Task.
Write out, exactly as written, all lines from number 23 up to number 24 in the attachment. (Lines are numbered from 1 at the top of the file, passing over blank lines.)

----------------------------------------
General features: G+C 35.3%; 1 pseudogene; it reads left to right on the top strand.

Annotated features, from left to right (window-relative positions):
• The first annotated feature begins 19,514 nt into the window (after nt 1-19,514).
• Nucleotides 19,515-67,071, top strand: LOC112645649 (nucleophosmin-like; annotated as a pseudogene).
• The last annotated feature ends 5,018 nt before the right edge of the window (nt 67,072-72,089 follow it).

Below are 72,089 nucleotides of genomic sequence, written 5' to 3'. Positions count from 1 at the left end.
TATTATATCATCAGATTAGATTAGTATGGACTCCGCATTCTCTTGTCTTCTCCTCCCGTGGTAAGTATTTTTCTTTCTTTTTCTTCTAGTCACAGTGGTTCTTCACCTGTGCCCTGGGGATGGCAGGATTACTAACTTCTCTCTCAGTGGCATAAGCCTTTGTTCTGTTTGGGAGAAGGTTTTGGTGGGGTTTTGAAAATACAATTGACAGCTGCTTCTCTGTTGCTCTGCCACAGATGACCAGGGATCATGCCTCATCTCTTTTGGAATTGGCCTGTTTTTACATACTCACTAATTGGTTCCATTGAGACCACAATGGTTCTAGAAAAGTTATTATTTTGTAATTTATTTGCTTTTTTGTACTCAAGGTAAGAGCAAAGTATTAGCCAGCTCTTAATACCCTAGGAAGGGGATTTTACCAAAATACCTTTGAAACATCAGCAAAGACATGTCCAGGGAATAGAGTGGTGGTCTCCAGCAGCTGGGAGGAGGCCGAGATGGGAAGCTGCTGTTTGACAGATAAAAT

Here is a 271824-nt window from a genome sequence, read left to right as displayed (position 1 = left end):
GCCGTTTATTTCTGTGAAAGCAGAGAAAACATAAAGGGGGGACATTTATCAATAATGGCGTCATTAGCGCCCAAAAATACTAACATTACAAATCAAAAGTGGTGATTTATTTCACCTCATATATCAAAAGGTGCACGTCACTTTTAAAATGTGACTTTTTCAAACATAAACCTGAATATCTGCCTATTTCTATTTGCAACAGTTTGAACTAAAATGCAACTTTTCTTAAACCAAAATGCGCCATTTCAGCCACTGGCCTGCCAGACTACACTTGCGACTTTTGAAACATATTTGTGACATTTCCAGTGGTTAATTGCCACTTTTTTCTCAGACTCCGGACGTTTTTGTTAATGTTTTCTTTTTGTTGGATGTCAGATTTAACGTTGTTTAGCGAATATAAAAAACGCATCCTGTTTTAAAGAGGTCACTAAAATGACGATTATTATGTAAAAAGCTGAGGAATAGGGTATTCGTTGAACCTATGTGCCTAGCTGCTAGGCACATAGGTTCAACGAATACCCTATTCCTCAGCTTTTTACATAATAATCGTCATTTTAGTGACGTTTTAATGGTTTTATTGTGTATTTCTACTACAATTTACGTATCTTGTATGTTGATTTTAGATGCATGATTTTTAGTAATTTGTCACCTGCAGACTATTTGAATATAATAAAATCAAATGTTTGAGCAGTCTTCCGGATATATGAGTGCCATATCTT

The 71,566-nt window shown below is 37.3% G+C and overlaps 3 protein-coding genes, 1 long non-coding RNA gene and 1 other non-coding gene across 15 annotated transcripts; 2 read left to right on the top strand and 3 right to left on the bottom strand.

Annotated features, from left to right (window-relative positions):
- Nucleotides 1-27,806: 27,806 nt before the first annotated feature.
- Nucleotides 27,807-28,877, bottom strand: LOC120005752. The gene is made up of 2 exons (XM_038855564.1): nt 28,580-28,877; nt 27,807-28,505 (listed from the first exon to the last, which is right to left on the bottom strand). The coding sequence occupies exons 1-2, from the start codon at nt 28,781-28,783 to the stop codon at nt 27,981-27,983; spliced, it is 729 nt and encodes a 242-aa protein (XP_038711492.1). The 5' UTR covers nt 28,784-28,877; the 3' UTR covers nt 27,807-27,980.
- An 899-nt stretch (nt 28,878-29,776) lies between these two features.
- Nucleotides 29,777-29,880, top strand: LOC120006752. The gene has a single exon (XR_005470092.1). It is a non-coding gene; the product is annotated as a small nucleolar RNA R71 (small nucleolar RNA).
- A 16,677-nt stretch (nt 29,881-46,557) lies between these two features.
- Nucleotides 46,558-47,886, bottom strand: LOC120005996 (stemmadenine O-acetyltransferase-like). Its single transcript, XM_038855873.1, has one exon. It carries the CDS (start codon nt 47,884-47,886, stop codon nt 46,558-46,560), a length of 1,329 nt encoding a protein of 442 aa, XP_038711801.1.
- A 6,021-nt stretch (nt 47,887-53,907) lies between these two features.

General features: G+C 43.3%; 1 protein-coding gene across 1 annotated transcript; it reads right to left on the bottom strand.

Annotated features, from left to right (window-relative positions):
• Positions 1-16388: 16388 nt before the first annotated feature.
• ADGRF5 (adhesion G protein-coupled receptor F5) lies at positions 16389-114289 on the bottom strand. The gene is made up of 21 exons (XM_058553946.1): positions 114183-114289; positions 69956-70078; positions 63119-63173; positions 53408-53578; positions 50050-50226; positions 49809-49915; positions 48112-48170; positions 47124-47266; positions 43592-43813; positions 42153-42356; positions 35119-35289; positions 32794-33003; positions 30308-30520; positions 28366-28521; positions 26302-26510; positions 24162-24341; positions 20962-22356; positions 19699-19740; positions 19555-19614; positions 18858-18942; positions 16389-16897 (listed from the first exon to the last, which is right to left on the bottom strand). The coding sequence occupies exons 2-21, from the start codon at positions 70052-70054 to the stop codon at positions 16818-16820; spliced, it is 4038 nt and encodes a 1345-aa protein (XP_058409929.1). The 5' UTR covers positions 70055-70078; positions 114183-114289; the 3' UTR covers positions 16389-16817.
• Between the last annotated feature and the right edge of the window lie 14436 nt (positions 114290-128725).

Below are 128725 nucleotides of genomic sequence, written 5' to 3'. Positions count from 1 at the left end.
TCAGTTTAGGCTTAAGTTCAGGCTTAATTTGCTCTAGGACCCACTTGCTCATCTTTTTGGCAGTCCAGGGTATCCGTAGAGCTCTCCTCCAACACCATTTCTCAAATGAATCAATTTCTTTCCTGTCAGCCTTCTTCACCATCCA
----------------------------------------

• Between the last annotated feature and the right edge of the window lie 14436 nt (positions 114290-128725).

Below are 128725 nucleotides of genomic sequence, written 5' to 3'. Positions count from 1 at the left end.